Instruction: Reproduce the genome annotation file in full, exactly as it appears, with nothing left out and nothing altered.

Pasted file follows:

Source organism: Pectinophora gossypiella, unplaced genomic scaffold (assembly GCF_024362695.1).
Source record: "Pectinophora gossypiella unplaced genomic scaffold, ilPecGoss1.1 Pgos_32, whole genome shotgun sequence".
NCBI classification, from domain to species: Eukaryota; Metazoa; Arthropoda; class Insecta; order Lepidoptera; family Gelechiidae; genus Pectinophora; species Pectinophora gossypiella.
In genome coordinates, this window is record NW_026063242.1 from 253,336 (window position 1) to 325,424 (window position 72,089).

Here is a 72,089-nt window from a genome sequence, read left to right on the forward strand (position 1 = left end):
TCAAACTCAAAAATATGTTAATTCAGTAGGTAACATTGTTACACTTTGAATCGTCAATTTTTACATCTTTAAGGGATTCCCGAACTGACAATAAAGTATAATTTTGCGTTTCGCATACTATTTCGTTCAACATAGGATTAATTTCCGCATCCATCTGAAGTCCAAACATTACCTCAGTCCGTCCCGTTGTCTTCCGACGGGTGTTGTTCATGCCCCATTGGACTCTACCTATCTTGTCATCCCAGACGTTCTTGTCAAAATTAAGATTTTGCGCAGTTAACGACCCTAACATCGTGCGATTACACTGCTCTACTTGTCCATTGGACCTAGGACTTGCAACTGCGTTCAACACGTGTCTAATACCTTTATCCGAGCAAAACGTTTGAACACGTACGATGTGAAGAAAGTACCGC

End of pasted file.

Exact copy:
Source organism: Pectinophora gossypiella, unplaced genomic scaffold (assembly GCF_024362695.1).
Source record: "Pectinophora gossypiella unplaced genomic scaffold, ilPecGoss1.1 Pgos_32, whole genome shotgun sequence".
NCBI classification, from domain to species: Eukaryota; Metazoa; Arthropoda; class Insecta; order Lepidoptera; family Gelechiidae; genus Pectinophora; species Pectinophora gossypiella.
In genome coordinates, this window is record NW_026063242.1 from 253,336 (window position 1) to 325,424 (window position 72,089).

Here is a 72,089-nt window from a genome sequence, read left to right on the forward strand (position 1 = left end):
TCAAACTCAAAAATATGTTAATTCAGTAGGTAACATTGTTACACTTTGAATCGTCAATTTTTACATCTTTAAGGGATTCCCGAACTGACAATAAAGTATAATTTTGCGTTTCGCATACTATTTCGTTCAACATAGGATTAATTTCCGCATCCATCTGAAGTCCAAACATTACCTCAGTCCGTCCCGTTGTCTTCCGACGGGTGTTGTTCATGCCCCATTGGACTCTACCTATCTTGTCATCCCAGACGTTCTTGTCAAAATTAAGATTTTGCGCAGTTAACGACCCTAACATCGTGCGATTACACTGCTCTACTTGTCCATTGGACCTAGGACTTGCAACTGCGTTCAACACGTGTCTAATACCTTTATCCGAGCAAAACGTTTGAACACGTACGATGTGAAGAAAGTACCGC